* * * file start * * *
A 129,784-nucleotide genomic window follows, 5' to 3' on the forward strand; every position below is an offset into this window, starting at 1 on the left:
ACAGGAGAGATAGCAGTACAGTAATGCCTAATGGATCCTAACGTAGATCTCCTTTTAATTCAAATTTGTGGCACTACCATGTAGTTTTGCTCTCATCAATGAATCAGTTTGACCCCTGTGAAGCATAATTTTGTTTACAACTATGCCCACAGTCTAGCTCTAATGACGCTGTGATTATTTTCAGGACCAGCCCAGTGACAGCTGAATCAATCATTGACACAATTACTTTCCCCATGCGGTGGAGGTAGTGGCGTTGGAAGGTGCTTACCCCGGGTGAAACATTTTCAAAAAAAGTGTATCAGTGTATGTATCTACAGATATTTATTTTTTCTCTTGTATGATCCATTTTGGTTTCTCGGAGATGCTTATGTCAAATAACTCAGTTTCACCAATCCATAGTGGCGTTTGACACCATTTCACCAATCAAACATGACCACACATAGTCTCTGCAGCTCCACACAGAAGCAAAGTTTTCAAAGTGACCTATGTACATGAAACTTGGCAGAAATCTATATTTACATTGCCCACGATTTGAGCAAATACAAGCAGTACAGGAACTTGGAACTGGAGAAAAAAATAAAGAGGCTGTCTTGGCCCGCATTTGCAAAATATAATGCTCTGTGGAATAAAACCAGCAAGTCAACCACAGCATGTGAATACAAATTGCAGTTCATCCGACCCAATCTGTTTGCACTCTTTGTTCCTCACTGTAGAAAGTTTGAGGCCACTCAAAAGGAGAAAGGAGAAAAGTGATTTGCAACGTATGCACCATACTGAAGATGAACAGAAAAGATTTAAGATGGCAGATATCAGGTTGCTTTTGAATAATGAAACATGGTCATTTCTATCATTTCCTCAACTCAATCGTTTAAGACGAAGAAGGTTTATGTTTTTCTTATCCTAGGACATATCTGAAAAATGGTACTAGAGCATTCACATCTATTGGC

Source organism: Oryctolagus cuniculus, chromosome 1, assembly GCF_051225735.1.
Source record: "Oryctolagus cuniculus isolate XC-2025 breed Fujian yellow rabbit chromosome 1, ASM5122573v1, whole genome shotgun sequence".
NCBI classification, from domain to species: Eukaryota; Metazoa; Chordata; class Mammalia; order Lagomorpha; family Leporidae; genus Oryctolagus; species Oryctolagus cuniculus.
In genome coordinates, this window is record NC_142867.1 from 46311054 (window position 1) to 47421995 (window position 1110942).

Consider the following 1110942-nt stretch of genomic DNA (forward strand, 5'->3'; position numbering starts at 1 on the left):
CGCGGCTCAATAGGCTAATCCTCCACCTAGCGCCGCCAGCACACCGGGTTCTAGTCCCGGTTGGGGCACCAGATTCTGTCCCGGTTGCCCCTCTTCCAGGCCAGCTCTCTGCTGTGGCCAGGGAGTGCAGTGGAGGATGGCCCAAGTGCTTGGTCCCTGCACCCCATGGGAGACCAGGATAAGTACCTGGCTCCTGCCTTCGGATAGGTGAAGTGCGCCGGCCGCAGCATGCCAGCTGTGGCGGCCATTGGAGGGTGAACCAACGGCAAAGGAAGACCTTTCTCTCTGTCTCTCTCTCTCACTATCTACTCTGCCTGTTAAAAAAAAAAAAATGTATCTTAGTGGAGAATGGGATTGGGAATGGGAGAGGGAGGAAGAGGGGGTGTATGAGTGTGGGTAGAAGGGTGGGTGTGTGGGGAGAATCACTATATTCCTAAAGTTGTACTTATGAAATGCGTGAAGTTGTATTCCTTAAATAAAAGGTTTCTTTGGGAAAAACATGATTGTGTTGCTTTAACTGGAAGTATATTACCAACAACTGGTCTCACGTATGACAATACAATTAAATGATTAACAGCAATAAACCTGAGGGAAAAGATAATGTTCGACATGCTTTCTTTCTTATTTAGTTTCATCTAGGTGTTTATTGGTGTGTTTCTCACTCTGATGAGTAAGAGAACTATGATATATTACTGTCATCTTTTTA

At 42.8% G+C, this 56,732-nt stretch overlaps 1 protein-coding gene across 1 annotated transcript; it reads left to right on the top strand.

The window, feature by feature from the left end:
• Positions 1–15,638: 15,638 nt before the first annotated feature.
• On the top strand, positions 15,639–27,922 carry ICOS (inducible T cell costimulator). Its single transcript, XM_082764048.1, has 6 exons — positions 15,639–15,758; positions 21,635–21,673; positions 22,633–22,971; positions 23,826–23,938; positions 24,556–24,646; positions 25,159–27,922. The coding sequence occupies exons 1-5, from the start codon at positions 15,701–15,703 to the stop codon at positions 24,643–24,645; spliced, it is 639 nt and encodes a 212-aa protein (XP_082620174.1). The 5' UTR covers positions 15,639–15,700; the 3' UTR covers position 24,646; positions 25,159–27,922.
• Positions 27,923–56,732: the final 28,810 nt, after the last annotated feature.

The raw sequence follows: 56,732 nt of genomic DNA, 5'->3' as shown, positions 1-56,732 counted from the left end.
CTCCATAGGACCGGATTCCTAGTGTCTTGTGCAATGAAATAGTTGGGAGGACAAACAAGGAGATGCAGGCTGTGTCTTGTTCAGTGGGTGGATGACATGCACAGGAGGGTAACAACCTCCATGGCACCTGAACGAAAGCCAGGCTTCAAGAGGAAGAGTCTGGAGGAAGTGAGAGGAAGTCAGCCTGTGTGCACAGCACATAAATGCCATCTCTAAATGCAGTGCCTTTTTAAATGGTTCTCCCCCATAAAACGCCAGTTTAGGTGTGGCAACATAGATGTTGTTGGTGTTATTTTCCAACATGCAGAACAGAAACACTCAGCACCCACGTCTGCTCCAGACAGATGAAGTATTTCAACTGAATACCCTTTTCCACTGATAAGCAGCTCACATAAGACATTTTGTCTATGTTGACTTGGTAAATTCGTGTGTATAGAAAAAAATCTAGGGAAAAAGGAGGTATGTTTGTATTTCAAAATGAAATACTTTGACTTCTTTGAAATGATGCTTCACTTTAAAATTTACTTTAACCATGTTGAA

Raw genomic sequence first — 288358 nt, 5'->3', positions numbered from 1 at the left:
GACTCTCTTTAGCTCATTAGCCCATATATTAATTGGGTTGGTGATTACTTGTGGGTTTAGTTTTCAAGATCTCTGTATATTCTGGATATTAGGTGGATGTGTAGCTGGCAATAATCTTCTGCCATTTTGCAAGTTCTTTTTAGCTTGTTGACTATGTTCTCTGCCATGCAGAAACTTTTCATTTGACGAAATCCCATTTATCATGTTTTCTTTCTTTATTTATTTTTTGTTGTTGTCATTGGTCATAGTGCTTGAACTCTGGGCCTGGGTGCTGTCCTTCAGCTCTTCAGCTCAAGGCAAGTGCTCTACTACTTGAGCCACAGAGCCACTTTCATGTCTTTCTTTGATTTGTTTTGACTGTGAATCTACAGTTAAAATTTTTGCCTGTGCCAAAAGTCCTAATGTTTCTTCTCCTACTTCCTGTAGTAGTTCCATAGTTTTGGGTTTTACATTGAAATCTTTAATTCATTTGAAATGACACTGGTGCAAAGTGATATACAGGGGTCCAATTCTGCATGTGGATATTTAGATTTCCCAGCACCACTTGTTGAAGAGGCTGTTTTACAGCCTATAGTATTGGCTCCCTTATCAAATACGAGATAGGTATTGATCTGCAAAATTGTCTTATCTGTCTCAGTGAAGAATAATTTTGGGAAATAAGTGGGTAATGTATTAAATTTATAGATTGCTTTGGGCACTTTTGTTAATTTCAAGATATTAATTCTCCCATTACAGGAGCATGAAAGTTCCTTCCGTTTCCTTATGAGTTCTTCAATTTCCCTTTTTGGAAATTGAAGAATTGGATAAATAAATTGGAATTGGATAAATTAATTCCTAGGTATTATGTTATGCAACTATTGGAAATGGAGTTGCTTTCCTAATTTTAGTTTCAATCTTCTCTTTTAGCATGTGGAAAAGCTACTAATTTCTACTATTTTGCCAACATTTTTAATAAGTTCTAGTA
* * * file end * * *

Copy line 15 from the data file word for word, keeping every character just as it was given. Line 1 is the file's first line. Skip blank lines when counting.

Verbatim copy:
CTCCATAGGACCGGATTCCTAGTGTCTTGTGCAATGAAATAGTTGGGAGGACAAACAAGGAGATGCAGGCTGTGTCTTGTTCAGTGGGTGGATGACATGCACAGGAGGGTAACAACCTCCATGGCACCTGAACGAAAGCCAGGCTTCAAGAGGAAGAGTCTGGAGGAAGTGAGAGGAAGTCAGCCTGTGTGCACAGCACATAAATGCCATCTCTAAATGCAGTGCCTTTTTAAATGGTTCTCCCCCATAAAACGCCAGTTTAGGTGTGGCAACATAGATGTTGTTGGTGTTATTTTCCAACATGCAGAACAGAAACACTCAGCACCCACGTCTGCTCCAGACAGATGAAGTATTTCAACTGAATACCCTTTTCCACTGATAAGCAGCTCACATAAGACATTTTGTCTATGTTGACTTGGTAAATTCGTGTGTATAGAAAAAAATCTAGGGAAAAAGGAGGTATGTTTGTATTTCAAAATGAAATACTTTGACTTCTTTGAAATGATGCTTCACTTTAAAATTTACTTTAACCATGTTGAA